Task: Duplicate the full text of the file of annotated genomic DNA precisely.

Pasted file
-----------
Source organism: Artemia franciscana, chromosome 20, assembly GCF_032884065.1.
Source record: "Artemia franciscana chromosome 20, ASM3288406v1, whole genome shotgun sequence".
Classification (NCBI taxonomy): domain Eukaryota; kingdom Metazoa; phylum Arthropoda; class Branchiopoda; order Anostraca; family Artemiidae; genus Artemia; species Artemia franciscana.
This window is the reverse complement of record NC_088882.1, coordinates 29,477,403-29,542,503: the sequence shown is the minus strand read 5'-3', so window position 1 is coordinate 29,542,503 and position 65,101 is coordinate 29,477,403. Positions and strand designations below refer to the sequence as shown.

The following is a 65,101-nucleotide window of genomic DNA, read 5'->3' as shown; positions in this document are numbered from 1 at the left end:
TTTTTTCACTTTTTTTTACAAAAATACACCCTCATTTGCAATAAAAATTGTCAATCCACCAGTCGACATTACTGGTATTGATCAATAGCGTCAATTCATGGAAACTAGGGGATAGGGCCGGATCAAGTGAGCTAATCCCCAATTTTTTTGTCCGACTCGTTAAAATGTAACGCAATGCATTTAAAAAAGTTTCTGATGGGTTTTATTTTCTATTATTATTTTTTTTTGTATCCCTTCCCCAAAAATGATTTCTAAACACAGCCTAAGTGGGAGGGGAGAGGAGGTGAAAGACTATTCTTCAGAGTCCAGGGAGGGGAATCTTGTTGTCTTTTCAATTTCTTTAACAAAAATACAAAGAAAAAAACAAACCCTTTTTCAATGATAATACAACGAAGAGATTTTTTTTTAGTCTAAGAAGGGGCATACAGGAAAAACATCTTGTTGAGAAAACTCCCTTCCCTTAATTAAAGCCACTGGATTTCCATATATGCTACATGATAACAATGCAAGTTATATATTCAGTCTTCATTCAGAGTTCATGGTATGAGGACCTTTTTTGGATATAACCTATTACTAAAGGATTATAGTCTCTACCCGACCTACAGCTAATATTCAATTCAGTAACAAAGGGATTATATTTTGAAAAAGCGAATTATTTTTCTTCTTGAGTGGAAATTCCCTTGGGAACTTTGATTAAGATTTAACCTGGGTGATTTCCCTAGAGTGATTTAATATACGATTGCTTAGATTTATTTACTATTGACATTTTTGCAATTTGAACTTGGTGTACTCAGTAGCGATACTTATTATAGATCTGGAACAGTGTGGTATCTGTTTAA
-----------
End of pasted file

Source organism: Artemia franciscana, chromosome 20, assembly GCF_032884065.1.
Source record: "Artemia franciscana chromosome 20, ASM3288406v1, whole genome shotgun sequence".
Classification (NCBI taxonomy): domain Eukaryota; kingdom Metazoa; phylum Arthropoda; class Branchiopoda; order Anostraca; family Artemiidae; genus Artemia; species Artemia franciscana.
This window is the reverse complement of record NC_088882.1, coordinates 29,477,403-29,542,503: the sequence shown is the minus strand read 5'-3', so window position 1 is coordinate 29,542,503 and position 65,101 is coordinate 29,477,403. Positions and strand designations below refer to the sequence as shown.

The following is a 65,101-nucleotide window of genomic DNA, read 5'->3' as shown; positions in this document are numbered from 1 at the left end:
TTTTTTCACTTTTTTTTACAAAAATACACCCTCATTTGCAATAAAAATTGTCAATCCACCAGTCGACATTACTGGTATTGATCAATAGCGTCAATTCATGGAAACTAGGGGATAGGGCCGGATCAAGTGAGCTAATCCCCAATTTTTTTGTCCGACTCGTTAAAATGTAACGCAATGCATTTAAAAAAGTTTCTGATGGGTTTTATTTTCTATTATTATTTTTTTTTGTATCCCTTCCCCAAAAATGATTTCTAAACACAGCCTAAGTGGGAGGGGAGAGGAGGTGAAAGACTATTCTTCAGAGTCCAGGGAGGGGAATCTTGTTGTCTTTTCAATTTCTTTAACAAAAATACAAAGAAAAAAACAAACCCTTTTTCAATGATAATACAACGAAGAGATTTTTTTTTAGTCTAAGAAGGGGCATACAGGAAAAACATCTTGTTGAGAAAACTCCCTTCCCTTAATTAAAGCCACTGGATTTCCATATATGCTACATGATAACAATGCAAGTTATATATTCAGTCTTCATTCAGAGTTCATGGTATGAGGACCTTTTTTGGATATAACCTATTACTAAAGGATTATAGTCTCTACCCGACCTACAGCTAATATTCAATTCAGTAACAAAGGGATTATATTTTGAAAAAGCGAATTATTTTTCTTCTTGAGTGGAAATTCCCTTGGGAACTTTGATTAAGATTTAACCTGGGTGATTTCCCTAGAGTGATTTAATATACGATTGCTTAGATTTATTTACTATTGACATTTTTGCAATTTGAACTTGGTGTACTCAGTAGCGATACTTATTATAGATCTGGAACAGTGTGGTATCTGTTTAA